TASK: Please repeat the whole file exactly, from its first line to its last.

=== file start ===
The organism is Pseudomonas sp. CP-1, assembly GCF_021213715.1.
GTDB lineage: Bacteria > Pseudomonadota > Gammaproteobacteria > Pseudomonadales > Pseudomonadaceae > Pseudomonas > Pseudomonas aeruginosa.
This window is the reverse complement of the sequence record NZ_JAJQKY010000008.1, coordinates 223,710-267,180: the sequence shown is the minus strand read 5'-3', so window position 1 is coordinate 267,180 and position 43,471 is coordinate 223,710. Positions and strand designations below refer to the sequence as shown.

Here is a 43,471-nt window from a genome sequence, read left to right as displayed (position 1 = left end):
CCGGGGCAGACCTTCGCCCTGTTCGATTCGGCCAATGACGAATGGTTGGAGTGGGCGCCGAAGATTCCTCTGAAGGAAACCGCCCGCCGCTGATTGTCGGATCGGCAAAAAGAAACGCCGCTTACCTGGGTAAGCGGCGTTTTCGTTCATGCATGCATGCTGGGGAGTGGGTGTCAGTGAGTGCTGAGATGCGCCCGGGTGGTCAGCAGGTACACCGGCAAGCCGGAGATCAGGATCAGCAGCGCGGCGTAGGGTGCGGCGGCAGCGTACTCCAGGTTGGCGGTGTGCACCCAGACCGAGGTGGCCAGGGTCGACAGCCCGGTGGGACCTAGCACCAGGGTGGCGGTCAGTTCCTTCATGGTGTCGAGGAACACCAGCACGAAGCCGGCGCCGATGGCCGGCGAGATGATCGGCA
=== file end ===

The organism is Pseudomonas sp. CP-1, assembly GCF_021213715.1.
GTDB lineage: Bacteria > Pseudomonadota > Gammaproteobacteria > Pseudomonadales > Pseudomonadaceae > Pseudomonas > Pseudomonas aeruginosa.
This window is the reverse complement of the sequence record NZ_JAJQKY010000008.1, coordinates 223,710-267,180: the sequence shown is the minus strand read 5'-3', so window position 1 is coordinate 267,180 and position 43,471 is coordinate 223,710. Positions and strand designations below refer to the sequence as shown.

Here is a 43,471-nt window from a genome sequence, read left to right as displayed (position 1 = left end):
CCGGGGCAGACCTTCGCCCTGTTCGATTCGGCCAATGACGAATGGTTGGAGTGGGCGCCGAAGATTCCTCTGAAGGAAACCGCCCGCCGCTGATTGTCGGATCGGCAAAAAGAAACGCCGCTTACCTGGGTAAGCGGCGTTTTCGTTCATGCATGCATGCTGGGGAGTGGGTGTCAGTGAGTGCTGAGATGCGCCCGGGTGGTCAGCAGGTACACCGGCAAGCCGGAGATCAGGATCAGCAGCGCGGCGTAGGGTGCGGCGGCAGCGTACTCCAGGTTGGCGGTGTGCACCCAGACCGAGGTGGCCAGGGTCGACAGCCCGGTGGGACCTAGCACCAGGGTGGCGGTCAGTTCCTTCATGGTGTCGAGGAACACCAGCACGAAGCCGGCGCCGATGGCCGGCGAGATGATCGGCA